CNBC FB Video Roasted by SGAG & Failed #LikeABoss

Would you leave your phone, laptop and wallet unattended while you buy your food in a hawker centre?

In Singapore, most won’t because the wait for the hawker to fry your char kway teow will become the longest period in their lives, but I digress.

We might not because although Singapore is safe, we’re conditioned with the mentality that “low crime doesn’t mean no crime”; nonetheless, a US news channel decided to test this out.

Unless you’ve been living in a cave, you would have seen this video by CNBC International, in which a guy did a social experiment to see if it would be safe to leave his valuables unattended.

Lest you’re not aware, CNBC is a cable TV news channel owned by NBCUniversal. Their Facebook Page seems to have some fascination with Singapore: a few months ago, they uploaded a few videos about Singapore that garnered millions of videos.

For example, this one about Changi Airport, which garnered well over 21 million views (note: Singapore’s population is about 5.5 million, so it puts Singapore on the world map):

Here's what it takes to design the world's best airport

Complete with a indoor garden, swimming pool, and movie theater, Singapore's Changi Airport might be the vacation you've always dreamt of.

Posted by CNBC International on Wednesday, 14 June 2017

Or this, the one about Nasi Lemak Burger (yes, seriously), which gets less views but still an acceptable number:

McDonald's latest regional burger is selling like crazy

The lines in Singapore for McDonald's latest regional offering, the Nasi Lemak burger, suggest it's a huge hit. But is it worth the hype? We went to find out.

Posted by CNBC International on Thursday, 27 July 2017

So, it’s no surprise that they decided to do another one in 2018 (new year, new me, new Singapore video!), this time in a hawker centre no less, because how else can you experience Singapore without visiting one?

The premise is interesting: the person would leave his valuables, including his smartphone, laptop and wallet on a hawker centre table, buy his food and come back: all in the name of testing how safe Singapore is.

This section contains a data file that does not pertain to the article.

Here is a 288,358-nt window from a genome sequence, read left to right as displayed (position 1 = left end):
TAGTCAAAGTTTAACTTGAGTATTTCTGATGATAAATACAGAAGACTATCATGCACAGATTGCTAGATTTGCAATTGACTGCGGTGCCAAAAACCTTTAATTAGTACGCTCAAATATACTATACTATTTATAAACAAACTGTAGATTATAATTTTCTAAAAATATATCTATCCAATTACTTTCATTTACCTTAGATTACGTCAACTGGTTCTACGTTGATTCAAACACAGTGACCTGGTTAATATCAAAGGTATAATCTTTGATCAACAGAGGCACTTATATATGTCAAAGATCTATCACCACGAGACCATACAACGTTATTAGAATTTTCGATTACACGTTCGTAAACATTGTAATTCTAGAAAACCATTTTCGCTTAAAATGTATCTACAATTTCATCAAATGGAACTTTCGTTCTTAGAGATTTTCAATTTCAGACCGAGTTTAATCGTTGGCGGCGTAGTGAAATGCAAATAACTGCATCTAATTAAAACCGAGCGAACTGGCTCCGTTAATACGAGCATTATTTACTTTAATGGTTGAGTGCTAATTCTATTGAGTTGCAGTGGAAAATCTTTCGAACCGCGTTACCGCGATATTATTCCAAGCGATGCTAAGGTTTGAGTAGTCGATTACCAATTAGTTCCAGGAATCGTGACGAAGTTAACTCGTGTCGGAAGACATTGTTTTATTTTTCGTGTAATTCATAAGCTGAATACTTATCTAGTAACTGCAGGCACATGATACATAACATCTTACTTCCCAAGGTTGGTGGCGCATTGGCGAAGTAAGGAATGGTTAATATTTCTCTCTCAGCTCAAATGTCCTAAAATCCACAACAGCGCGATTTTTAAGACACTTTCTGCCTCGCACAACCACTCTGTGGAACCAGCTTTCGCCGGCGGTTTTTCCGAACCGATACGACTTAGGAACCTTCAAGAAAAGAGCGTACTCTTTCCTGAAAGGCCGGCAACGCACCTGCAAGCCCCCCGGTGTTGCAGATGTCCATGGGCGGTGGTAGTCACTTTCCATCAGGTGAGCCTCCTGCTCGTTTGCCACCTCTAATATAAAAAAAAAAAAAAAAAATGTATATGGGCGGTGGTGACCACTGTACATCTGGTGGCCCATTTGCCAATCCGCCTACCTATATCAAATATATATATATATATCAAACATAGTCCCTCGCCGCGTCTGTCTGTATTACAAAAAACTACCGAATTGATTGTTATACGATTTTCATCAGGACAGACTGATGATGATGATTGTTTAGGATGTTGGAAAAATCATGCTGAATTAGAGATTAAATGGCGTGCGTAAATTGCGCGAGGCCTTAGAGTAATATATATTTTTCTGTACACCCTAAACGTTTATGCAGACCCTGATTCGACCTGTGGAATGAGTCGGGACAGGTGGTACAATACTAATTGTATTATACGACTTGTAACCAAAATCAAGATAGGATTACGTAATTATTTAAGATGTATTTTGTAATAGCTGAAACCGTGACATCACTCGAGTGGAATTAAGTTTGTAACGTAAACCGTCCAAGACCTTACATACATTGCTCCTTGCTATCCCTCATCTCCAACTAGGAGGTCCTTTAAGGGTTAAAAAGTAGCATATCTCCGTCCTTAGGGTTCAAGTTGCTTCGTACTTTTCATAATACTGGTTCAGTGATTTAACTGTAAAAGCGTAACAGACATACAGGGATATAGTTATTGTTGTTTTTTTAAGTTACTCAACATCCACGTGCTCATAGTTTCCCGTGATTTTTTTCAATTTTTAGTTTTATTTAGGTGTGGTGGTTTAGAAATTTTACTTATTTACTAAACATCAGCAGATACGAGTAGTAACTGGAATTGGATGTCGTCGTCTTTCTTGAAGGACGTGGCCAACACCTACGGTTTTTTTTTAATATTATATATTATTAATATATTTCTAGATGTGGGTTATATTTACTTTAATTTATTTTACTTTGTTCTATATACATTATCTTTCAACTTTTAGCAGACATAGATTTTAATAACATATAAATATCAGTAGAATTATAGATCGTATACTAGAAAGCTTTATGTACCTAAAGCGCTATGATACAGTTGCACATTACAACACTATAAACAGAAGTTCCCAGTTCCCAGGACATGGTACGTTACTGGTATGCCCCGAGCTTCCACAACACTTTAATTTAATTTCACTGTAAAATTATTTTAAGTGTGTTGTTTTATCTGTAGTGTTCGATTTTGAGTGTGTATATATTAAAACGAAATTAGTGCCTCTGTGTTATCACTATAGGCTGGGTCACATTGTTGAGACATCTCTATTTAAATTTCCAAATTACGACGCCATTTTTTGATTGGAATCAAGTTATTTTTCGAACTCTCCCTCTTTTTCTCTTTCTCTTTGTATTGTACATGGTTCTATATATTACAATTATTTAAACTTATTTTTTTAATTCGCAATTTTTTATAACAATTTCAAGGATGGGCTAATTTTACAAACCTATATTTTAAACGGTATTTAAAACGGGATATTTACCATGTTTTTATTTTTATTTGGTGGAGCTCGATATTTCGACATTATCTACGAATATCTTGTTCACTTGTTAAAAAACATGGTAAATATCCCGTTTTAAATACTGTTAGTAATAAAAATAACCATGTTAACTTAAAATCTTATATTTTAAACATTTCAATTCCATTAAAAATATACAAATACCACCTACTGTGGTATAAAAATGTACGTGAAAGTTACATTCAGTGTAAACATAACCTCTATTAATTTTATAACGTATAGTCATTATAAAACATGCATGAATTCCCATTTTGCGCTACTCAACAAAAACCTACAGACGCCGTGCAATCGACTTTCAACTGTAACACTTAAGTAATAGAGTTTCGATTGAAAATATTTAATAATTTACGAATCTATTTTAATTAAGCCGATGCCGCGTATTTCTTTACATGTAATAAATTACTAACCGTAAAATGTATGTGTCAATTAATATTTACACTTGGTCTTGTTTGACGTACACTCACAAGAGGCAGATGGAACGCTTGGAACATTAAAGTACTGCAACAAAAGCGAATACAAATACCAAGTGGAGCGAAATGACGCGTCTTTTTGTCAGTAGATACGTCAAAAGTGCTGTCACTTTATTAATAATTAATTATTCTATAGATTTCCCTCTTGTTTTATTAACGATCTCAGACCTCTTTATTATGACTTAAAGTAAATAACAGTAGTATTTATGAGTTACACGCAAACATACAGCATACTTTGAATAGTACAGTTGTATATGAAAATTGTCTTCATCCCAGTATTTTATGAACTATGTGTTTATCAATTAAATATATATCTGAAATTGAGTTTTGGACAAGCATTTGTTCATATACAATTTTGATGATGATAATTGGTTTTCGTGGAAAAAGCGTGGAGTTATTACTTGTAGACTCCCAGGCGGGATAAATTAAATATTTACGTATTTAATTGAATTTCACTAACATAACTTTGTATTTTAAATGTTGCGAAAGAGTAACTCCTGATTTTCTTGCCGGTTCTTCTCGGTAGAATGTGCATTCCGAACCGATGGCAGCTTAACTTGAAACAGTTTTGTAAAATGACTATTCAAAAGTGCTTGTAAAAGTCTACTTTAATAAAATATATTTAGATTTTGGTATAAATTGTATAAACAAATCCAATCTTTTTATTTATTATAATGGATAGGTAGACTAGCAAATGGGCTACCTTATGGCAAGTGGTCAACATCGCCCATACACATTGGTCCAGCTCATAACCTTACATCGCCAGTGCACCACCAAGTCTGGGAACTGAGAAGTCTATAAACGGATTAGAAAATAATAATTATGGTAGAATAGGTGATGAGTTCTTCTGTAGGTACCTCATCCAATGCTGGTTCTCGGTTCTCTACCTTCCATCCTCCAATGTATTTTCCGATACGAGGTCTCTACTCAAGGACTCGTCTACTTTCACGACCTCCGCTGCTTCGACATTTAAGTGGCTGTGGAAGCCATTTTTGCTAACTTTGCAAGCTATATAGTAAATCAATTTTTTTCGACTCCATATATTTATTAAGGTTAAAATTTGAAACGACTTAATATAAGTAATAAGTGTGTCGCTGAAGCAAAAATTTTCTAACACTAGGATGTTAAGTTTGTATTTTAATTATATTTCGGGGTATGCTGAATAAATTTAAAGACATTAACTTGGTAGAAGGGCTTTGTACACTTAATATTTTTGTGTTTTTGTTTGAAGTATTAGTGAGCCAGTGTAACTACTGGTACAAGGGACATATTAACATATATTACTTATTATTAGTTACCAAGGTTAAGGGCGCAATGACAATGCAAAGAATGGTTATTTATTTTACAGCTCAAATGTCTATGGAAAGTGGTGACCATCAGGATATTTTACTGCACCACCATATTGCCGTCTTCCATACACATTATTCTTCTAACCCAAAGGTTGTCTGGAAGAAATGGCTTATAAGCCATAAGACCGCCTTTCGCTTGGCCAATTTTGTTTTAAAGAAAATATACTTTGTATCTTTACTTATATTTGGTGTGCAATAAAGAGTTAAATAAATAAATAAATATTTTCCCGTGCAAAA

Like what Mr Spock would say, “Fascinating.”

Why is TikTok so popular? Well, you’ll be surprised to know that it has nothing to do with its cringe content. Here’s the real reason: (Also remember to subscribe to our YouTube channel!)

Uploaded on 16 January 2018, I’ve got to say that when I first watched it back then, I thought it was one heck of a good way to gain views. I mean, yes, I’m pretty certain the only issue is the cleaning aunties who might just remove the items, but it still drew me in.

The video then cut into the guy explaining about how some shops merely cover everything when they’re closed lah, how a cafe merely uses a rope to indicate it’s closed lah…etc, etc.

And during this period, there’s a real-time footage of the guy buying his food.

Unsurprisingly, he came back with his valuables untouched.

No biggie, until you decide to read the comments.

This, to be specific.

In case you can’t read it:

“I think the real crime here is that this muppet walked up to a Kway Teow stall, ordered chicken rice but got fried rice in the end.”

Remind me to read the comments before watching any videos online please, tyvm.

But I didn’t know about this until SGAG, the to-go site for a laugh, burned the CNBC video like a boss with a reaction video.

The first sin: guy left his wallet to buy his food. So, how is he going to pay for his food?

Image: Facebook (CNBC International)

Second sin: guy went to a char kway teow stall (the exposure of the image has been adjusted to make the words clearer)…

Image: Facebook (SGAG)

…to buy chicken rice.

Xiao Ming from SGAG didn’t question this, but I’m curious: if you tell a hawker that you want a plate of chicken rice, what’s usually the first response?

“小弟啊,什么鸡?烧鸡还是白鸡?”

(Loosely translated: “Ah Boy arh, what chicken? Roasted chicken or white chicken?)

And of course, next: a real-time cut of the guy waiting for his chicken rice…and receiving a plate of fried rice instead. Or fried noodles. And paying for it.

Oh, good. So he did bring money; the first sin is struck off, but wait.

Image: Facebook (CNBC International)

Did he change his order?

Well, from the look of it…

I guess he didn’t. Or maybe it’s filmed in 2028, when chicken rice looks like this.

Here, check out SGAG’s video here:

REACTION TO THE 1ST FAIL OF 2018

Hahaha CNBC’s video about Singapore failed so bad that it made Xiao Ming laugh until he almost cry 😂😂😂

Posted by SGAG on Friday, 19 January 2018

But nevertheless, we do understand that due to filming difficulties, it’s not easy to have consistencies, even when it’s vetted by millions of eyes.

Just take a look at our own video (if you can, also subscribe to our YouTube channel lah, we very poor thing very few subs only), between 0:31 to 0:38.

A paper mysteriously disappeared.

So cut them some slack, though it’s really funny AF.

Now, what’s the lesson here?

You can do any social experiment here in Singapore, you can make a paper disappear or even change the colour of a person’s hair within one second, but don’t you ever mess with our food.

Since you’re here, why not watch a video about a guy who lodged a Police report here in Singapore because he was friendzoned? Seriously. Here, watch it and do remember to share it (and also subscribe to Goody Feed YouTube channel)!

This article was first published on goodyfeed.com

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